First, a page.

The reason for the possibility of stack overflow is the combination of recursive descent parsing + a deeply nested grammar, which yields deeply nested parse trees. Processing these trees translates to high peak stack usage. The grammar was not defined by me, and is so deeply nested in order to handle things like operator precedence and some other ambiguities. Thus, when an expression (in that language) being parsed is too deeply nested, the code will overflow and AFAIK there is nothing I can do to prevent that. All I can potentially do is recover from it, which is less than ideal as state can still be lost, but it’s infinitely better than not handling the SO at all and just letting it crash in production.

I have already taken steps to minimize the occurrence of SO. However, the possibility will never go away completely and needs to be handled properly. Here that means “detect in the main thread that the SO happened in the worker thread, then restart the worker thread”. my original question.

Aside from that, I strongly disagree that it is a bad idea to handle this error. It is the sole weak spot in the application that can and more importantly already has caused issues in production.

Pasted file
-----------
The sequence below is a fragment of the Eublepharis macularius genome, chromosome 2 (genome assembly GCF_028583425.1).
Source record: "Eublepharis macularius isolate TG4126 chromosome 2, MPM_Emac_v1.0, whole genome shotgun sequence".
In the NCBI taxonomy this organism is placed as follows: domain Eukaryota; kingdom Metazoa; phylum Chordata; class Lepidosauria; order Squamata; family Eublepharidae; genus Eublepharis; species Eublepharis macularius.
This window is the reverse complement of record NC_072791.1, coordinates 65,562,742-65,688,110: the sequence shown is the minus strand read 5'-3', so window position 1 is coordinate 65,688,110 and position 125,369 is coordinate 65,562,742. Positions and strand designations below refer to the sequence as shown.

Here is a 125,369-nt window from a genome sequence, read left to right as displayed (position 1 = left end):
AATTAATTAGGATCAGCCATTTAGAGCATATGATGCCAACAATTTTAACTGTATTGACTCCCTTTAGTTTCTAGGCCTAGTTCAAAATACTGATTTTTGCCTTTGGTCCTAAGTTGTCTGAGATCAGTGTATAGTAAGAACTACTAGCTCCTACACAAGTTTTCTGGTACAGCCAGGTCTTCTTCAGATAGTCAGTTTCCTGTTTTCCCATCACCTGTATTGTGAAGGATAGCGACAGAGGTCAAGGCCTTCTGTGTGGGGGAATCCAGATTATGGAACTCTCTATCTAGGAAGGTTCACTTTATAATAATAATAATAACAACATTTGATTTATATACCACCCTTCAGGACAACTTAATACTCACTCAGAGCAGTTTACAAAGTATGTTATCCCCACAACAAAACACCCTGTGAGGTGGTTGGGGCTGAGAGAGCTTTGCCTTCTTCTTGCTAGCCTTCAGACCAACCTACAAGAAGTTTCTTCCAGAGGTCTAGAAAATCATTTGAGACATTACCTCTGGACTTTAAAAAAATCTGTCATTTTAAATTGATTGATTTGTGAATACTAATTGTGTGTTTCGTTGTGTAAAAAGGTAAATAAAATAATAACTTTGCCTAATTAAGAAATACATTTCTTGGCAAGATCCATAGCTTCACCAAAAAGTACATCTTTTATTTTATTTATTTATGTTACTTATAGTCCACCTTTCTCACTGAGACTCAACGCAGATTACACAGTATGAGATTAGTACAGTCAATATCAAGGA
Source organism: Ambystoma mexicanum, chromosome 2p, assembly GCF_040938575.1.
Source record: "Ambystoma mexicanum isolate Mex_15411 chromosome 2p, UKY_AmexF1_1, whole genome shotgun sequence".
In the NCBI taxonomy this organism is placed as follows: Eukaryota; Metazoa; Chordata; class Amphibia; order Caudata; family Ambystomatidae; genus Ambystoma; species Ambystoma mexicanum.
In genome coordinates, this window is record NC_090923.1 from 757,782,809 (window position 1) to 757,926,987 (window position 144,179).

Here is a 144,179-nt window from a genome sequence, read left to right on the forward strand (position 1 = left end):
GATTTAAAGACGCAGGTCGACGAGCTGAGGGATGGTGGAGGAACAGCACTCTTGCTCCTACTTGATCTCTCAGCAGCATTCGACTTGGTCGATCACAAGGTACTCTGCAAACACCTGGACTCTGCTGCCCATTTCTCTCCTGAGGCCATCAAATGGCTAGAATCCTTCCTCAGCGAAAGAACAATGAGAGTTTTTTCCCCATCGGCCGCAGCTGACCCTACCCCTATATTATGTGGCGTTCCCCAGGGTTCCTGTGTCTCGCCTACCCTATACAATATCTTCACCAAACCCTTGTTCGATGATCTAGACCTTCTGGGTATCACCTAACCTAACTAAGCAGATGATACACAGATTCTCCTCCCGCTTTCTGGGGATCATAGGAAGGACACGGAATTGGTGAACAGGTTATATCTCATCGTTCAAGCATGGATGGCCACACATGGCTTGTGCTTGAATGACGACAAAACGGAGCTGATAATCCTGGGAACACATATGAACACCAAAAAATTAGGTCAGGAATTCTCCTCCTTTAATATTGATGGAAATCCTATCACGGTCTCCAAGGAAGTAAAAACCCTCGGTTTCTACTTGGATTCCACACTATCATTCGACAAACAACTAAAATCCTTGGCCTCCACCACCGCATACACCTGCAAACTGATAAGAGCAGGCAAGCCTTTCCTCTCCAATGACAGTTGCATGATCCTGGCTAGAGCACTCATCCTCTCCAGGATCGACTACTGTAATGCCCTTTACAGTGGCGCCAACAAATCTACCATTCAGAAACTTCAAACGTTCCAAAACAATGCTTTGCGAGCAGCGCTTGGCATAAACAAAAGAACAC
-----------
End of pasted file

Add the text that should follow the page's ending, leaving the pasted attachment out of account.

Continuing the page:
Multi-process is not an option for the same reason I have 2 threads: Rustc effectively forced me build a 2-thread arch by not allowing me to set the stack size of the main thread. If it did, 1 thread in 1 process would perhaps suffice, depending on the behavior of setting the main thread’s stack size.

As it stands however, if I were to move to multi-proc that would cause many headaches and solve absolutely nothing, since in the “slave” proc I would have this exact same issue again, and there is no signal I can send to the effect of “Hey there main proc, I just SO’d”. I’m not even sure it’s possible, as by definition the slave proc is already in a messed up state on when it overflows its stack. If I could execute arbitrary code at that point I could just emit a simple Result<_, StackOverflowErr> or something like that without involving more processes at all. Or perhaps even just continue parsing.


#4

How about adding a recursion counter then you can handle if it reaches some limit you set?

See also https://stackoverflow.com/questions/7291273/is-it-possible-to-terminate-only-the-one-thread-on-receiving-a-sigsegv for why trying to handle the SO probably isn’t a good idea.


#5